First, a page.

Plans have been announced today to reform council tax in Wales, in a move that could see 450,000 people pay higher bills. The Welsh Government say reform is needed to make the system fairer but admits there will be "winners and losers".

The plans were announced as part of a consultation about how dramatic, and quickly, change should be pursued. It includes three suggestions for the type of changes that should be made and three about the timing of introducing them.

It had previously been announced changes would be in place for April 2025, but it is understood an option to delay it until 2028 is being looked at due to the cost of living crisis. The consultation, open from today until February, is open to anyone to respond to. The Welsh Government is asking about three options.

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The first option, "minimal change" would be similar to the current system. Properties would be revalued and the same percentage of properties in each band would remain but band thresholds would be updated.

In the second, "modest change", all nine bands would be updated but the tax-rates charged for each band would change so that bills for households in lower band properties would fall, and bills for those in the highest band properties would rise.

The most dramatic reform would see the number of bands go up from nine to 12, with one more band at the bottom and two more at the top. The tax-rates would change, so "a lot" less would be paid by those in the lowest bands, and significantly more paid by those in the top bands.

Analysis of the plans from the IFS suggests that these reforms would significantly increase the amount of council tax raised in some of the wealthier areas of Wales. It said that the Welsh Government would respond to this by reducing the block grant funding it provides to those councils and increasing it to less wealthy areas to enable them to keep council tax lower.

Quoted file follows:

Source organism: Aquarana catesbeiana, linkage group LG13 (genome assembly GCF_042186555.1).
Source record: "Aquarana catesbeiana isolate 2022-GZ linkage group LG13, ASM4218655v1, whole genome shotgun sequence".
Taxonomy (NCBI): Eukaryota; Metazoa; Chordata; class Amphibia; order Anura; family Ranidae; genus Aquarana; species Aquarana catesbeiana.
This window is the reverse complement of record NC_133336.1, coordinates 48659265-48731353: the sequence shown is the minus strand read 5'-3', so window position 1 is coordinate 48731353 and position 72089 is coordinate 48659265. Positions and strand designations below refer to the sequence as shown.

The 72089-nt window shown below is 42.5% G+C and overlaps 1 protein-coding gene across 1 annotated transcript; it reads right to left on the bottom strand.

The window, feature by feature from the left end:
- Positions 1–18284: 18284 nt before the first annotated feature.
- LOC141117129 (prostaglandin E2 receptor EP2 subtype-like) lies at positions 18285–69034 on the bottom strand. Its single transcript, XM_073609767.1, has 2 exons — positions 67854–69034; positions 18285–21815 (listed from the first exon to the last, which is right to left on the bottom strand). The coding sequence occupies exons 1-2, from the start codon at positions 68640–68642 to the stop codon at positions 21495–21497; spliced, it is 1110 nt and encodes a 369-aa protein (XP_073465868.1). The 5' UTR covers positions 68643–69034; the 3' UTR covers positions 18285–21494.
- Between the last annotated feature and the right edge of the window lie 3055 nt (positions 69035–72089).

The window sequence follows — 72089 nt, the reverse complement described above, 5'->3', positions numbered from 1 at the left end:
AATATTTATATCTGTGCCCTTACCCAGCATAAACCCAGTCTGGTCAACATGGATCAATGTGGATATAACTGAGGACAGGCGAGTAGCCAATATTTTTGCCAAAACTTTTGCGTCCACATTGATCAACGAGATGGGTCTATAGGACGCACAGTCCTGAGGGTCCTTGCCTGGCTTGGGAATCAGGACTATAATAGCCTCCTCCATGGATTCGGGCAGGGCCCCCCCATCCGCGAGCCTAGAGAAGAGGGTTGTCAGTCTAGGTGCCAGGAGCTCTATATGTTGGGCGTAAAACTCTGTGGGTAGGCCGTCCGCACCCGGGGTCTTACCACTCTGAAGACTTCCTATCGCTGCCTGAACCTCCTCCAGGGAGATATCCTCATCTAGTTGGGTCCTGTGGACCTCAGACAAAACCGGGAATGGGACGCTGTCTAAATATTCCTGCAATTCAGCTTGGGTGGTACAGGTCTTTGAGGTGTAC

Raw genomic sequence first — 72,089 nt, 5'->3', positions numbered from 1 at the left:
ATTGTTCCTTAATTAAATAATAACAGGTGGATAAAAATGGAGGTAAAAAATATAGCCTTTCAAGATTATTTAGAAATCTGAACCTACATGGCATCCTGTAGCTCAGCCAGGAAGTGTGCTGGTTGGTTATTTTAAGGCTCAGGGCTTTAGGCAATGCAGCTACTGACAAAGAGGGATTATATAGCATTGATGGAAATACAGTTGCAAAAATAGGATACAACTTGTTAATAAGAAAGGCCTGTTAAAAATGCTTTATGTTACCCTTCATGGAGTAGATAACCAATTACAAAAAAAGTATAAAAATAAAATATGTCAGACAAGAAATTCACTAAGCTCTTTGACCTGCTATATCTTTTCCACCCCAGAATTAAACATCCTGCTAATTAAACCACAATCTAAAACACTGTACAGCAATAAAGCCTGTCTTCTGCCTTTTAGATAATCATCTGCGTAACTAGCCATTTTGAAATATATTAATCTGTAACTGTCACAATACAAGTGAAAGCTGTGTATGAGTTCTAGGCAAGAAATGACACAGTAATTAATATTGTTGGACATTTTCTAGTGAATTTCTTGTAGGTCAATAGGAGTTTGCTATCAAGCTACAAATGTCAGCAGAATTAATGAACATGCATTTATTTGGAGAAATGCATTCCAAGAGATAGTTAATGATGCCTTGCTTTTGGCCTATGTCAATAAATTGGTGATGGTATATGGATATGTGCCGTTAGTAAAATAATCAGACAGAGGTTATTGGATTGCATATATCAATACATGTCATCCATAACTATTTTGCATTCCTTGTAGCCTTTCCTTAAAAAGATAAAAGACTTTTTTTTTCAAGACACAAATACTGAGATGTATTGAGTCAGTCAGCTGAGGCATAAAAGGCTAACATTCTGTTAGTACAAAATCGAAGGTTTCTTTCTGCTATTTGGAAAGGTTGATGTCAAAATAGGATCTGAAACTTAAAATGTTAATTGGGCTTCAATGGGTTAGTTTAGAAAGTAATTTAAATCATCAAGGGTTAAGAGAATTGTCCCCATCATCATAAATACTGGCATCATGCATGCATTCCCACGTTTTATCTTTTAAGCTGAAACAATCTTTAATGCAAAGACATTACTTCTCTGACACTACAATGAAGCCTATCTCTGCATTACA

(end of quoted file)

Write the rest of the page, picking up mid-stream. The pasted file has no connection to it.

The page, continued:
Currently some of the poorest areas of Wales have the highest council tax bills because of the cost of delivering services. The current highest band D rate in Wales is Blaenau Gwent (£2,182) and lowest is Caerphilly (£1,693).

The IFS analysis says: "While the Welsh Government would not use the revaluation and reform of council tax to change the total grant funding provided to councils, grants would be redistributed among councils in line with the changes in their council tax bases in order to reflect changes in their assessed ability to raise their own revenue through council tax."

There are large disparities across Welsh councils in the share of properties in each council tax band – more than 58% of properties in Blaenau Gwent are currently in Band A, compared to just 1% in Monmouthshire. Revaluation based on 2023 property values would not change the fact that there are large disparities across councils, but would reflect how those have changed since 2003.

Alongside the detail published in the consultation, the Institute of Fiscal Studies (IFS) has published an independent report into the Welsh Government's plans. Sam Ray-Chaudhuri, a Research Economist at the IFS and one of the report's authors said any of three would be a "marked improvement on the current system" but said the reform would "ideally go further still".

He wrote: "Council tax revaluation is unambiguously a good idea, and legislating for regular revaluations in future is even better. It is indefensible to continue to tax people based on the value of their property more than 20 years ago, and setting out firm plans for future revaluations would not only help to prevent council tax from getting so out of date again, it would also reduce the risk of people being surprised by unexpected future revaluations and changes in bills."